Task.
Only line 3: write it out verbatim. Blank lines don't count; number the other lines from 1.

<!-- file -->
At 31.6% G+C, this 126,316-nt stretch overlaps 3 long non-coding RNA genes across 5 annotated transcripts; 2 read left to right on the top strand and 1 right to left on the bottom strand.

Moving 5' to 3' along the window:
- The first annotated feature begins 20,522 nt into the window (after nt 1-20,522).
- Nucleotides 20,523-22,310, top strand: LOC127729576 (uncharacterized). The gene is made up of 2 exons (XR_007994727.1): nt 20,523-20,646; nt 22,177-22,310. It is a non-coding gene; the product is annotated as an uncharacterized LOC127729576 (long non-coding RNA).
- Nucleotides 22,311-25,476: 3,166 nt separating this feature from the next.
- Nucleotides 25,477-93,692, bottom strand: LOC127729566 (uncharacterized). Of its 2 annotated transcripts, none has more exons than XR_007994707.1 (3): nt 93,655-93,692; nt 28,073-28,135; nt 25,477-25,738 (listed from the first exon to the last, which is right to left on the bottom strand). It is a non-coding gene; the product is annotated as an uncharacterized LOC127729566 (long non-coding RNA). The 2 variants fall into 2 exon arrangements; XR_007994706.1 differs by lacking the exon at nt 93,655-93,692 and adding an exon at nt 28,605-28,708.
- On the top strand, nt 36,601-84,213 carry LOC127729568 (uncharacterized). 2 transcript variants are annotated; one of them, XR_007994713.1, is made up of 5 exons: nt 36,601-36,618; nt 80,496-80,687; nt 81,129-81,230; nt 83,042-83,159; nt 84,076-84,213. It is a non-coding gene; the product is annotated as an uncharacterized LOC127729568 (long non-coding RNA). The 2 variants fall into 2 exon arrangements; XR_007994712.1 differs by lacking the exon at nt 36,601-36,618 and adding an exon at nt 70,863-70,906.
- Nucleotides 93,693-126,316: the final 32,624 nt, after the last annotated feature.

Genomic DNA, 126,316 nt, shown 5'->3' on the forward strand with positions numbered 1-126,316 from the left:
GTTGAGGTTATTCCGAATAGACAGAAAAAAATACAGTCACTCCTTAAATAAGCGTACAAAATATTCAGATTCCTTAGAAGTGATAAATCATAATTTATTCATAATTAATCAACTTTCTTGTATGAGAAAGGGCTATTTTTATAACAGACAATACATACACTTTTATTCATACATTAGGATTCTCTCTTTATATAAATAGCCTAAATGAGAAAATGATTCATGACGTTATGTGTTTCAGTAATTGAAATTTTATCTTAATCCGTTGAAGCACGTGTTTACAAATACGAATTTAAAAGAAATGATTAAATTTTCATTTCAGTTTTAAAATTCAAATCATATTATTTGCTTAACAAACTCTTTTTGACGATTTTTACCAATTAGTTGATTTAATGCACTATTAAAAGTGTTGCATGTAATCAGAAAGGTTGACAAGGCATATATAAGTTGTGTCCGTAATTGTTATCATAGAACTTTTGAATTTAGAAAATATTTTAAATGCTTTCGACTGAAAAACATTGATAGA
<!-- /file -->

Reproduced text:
- The first annotated feature begins 20,522 nt into the window (after nt 1-20,522).